SWEIMEH, Jordan, March 3 (Reuter) - Islamic banking must speed standardization to grow while monetary authorities should enact laws that allow expansion into new Sharia-based products in domestic markets, industry experts said on Wednesday.

The industry needs to surmount divergent views and practices, due to different readings of the sharia, and adhere to benchmarks as it looks for new ways to grow, industry experts said on the sidelines of an Islamic finance forum at the Dead Sea.

The fast-growing $1 trillion industry is now governed by a patchwork of national regulators, standard-setting industry bodies and Islamic scholars ruling on products and contracts.

Jordan's oldest Islamic bank, Jordan Islamic Bank , also urged monetary authorities in countries where Sharia-compliant banks operate to cater for their special needs.

There is a need for legislation that does not set Islamic banks apart from other banks but rather grants them the opportunity to invest in goods and other areas of investment, said Musa Abdelaziz Shihadeh, chief executive of the bank, whose main shareholder is the Bahrain-based Al-Baraka Banking Group.

Islamic finance, derived from sharia, or Islamic law, forbids charging interest and favors profit-sharing arrangements or structures that resemble rental agreements.

Islamic financing is usually underpinned by physical assets.

Mohamad Nedal Alchaar, secretary general of the Bahrain-based Accounting and Auditing Organization for Islamic Financial Institutions (AAOIFI), which helps set standards for the industry, said the priority was to establish common practices.

I think harmony is a prerequisite to success. ... So the issue of unified practices is extremely important at this juncture especially now that Islamic banking is present across the world, Alchaar told Reuters.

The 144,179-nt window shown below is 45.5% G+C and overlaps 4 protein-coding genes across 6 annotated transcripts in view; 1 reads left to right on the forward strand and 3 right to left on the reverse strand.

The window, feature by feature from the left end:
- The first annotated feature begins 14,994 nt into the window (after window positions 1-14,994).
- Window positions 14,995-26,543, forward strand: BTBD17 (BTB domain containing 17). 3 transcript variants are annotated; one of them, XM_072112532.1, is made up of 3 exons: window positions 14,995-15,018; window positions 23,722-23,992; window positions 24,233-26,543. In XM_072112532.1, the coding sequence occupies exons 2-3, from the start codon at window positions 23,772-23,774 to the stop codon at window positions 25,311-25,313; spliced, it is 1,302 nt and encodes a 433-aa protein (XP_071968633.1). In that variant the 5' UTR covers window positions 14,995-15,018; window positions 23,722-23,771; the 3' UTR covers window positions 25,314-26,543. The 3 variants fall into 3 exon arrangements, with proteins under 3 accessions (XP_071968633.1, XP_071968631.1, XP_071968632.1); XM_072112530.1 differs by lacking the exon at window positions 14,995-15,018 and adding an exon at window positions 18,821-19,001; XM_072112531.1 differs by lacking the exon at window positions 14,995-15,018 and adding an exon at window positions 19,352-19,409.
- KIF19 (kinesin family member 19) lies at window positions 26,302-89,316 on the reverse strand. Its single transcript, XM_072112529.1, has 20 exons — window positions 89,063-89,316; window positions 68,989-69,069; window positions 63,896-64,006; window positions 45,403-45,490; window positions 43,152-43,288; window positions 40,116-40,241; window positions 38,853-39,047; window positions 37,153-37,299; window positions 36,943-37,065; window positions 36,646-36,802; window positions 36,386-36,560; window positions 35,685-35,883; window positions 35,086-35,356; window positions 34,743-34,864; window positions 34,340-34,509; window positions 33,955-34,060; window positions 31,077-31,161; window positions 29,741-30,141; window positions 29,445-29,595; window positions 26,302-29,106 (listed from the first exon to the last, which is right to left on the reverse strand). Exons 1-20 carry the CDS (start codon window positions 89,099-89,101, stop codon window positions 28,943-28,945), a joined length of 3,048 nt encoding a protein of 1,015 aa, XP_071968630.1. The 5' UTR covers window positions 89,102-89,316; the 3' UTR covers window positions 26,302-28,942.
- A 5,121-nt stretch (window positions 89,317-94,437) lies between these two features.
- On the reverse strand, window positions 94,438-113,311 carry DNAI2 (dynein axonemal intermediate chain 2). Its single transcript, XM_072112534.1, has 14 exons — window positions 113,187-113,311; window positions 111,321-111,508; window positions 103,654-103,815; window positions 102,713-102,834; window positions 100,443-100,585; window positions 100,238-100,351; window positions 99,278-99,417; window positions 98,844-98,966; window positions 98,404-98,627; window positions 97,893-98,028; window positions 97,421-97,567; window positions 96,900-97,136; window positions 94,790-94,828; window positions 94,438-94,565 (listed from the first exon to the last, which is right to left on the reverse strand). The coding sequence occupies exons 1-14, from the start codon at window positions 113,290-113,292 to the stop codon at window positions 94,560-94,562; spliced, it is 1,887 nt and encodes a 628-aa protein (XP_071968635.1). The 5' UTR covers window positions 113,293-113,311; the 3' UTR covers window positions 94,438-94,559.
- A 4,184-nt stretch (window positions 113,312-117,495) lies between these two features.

Differences of opinion among scholars have seen some financial products deemed un-Islamic in certain centers but permissible in others, creating uncertainty in the industry.

Fouad Alaeddin, Middle East managing partner at Pricewaterhouse Coopers, said another looming challenge was how Islamic banks can adapt to tougher risk management benchmarks being set in global financial markets while consolidating to pave the way for banks with billions of dollars of assets.

The question for Islamic banks now is how do you adapt to the future changes in regulations on liquidity, governance and capital adequacy in the banking industry ... and how would all these changes impact Islamic banking? Alaeddin said.

Jordan's Central Bank governor, Umayya Toukan, echoed the view of some monetary authorities who are still hesitant to lay out specific laws that govern Islamic banks beyond the normal banking rules until they raise their own standards.

I think it is very very important that the Islamic banking industry be part of the global banking system. It cannot be isolated, therefore the accounting standards, regulatory structures or requirements, the capital adequacy requirements, all of these issues should be consistent with international standards, Touqan said.

(Writing by Suleiman al-Khalidi; Editing by Leslie Adler)